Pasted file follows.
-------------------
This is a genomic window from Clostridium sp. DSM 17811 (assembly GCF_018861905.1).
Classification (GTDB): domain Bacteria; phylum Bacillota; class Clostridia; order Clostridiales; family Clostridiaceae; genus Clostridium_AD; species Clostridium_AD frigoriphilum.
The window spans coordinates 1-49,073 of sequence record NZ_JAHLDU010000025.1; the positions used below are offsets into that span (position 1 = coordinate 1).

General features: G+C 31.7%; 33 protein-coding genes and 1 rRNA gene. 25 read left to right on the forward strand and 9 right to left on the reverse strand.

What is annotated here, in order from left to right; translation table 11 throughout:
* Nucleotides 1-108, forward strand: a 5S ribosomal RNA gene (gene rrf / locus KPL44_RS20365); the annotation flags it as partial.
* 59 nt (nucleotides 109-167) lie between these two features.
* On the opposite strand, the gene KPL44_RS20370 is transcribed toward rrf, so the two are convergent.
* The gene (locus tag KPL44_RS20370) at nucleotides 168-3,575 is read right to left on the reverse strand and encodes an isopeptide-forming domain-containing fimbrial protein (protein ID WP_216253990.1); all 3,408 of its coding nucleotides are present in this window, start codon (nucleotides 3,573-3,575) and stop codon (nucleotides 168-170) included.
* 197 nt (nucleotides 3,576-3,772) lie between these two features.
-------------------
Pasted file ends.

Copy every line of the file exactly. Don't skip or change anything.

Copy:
This is a genomic window from Clostridium sp. DSM 17811 (assembly GCF_018861905.1).
Classification (GTDB): domain Bacteria; phylum Bacillota; class Clostridia; order Clostridiales; family Clostridiaceae; genus Clostridium_AD; species Clostridium_AD frigoriphilum.
The window spans coordinates 1-49,073 of sequence record NZ_JAHLDU010000025.1; the positions used below are offsets into that span (position 1 = coordinate 1).

General features: G+C 31.7%; 33 protein-coding genes and 1 rRNA gene. 25 read left to right on the forward strand and 9 right to left on the reverse strand.

What is annotated here, in order from left to right; translation table 11 throughout:
* Nucleotides 1-108, forward strand: a 5S ribosomal RNA gene (gene rrf / locus KPL44_RS20365); the annotation flags it as partial.
* 59 nt (nucleotides 109-167) lie between these two features.
* On the opposite strand, the gene KPL44_RS20370 is transcribed toward rrf, so the two are convergent.
* The gene (locus tag KPL44_RS20370) at nucleotides 168-3,575 is read right to left on the reverse strand and encodes an isopeptide-forming domain-containing fimbrial protein (protein ID WP_216253990.1); all 3,408 of its coding nucleotides are present in this window, start codon (nucleotides 3,573-3,575) and stop codon (nucleotides 168-170) included.
* 197 nt (nucleotides 3,576-3,772) lie between these two features.